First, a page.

Despite the historic intransigence of the US to tackling climate change - ie the refusal to ratify the Kyoto Protocol - and Europe's supposed forward-thinking on the issue, the US (and even China) is now making the running in global climate-change negotiations.
US greenhouse-gas emissions have dropped to their lowest level for 20 years and president Barack Obama has channelled $90bn into renewable-energy investment.
Indecision and a lack of political leadership from the likes of David Cameron and Angela Merkel mean Europe is now lagging behind...
This graph shows that Europe's consumption of highly-polluting coal has increased from 2010, despite a pledge to reduce emissions.
The US, on the other hand, has actually reduced its coal consumption by roughly 20 percentage points since 2007.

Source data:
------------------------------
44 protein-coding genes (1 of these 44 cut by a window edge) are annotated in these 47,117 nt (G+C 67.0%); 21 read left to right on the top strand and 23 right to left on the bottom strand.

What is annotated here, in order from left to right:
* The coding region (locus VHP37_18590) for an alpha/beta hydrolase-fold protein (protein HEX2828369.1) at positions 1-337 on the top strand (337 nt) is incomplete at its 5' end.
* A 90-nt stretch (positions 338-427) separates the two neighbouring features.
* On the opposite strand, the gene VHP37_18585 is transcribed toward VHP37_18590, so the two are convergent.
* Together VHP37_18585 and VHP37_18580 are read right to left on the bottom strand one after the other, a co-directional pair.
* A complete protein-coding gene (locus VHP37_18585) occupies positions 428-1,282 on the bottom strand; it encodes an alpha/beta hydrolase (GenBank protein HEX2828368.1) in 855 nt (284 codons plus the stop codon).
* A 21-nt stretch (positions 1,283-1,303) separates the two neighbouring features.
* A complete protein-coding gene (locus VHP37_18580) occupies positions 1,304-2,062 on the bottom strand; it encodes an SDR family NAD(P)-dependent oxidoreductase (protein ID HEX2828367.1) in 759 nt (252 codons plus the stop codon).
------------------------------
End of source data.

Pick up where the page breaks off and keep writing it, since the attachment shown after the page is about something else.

Editor's note: These graphs should not be used for direct comparison of volume consumed - owing to recording by differing agencies on either side of the Atlantic, the graphs use differing axes. However, they do offer an interesting insight into the overall trends of coal consumption in recent years.
For a full look at Europe's waning dedication to climate change action and Barack Obama's environmental legacy, read Joss Garman's full report in the Independenthere.
Joss Garman is an Associate Fellow at the Institute for Public Policy Research.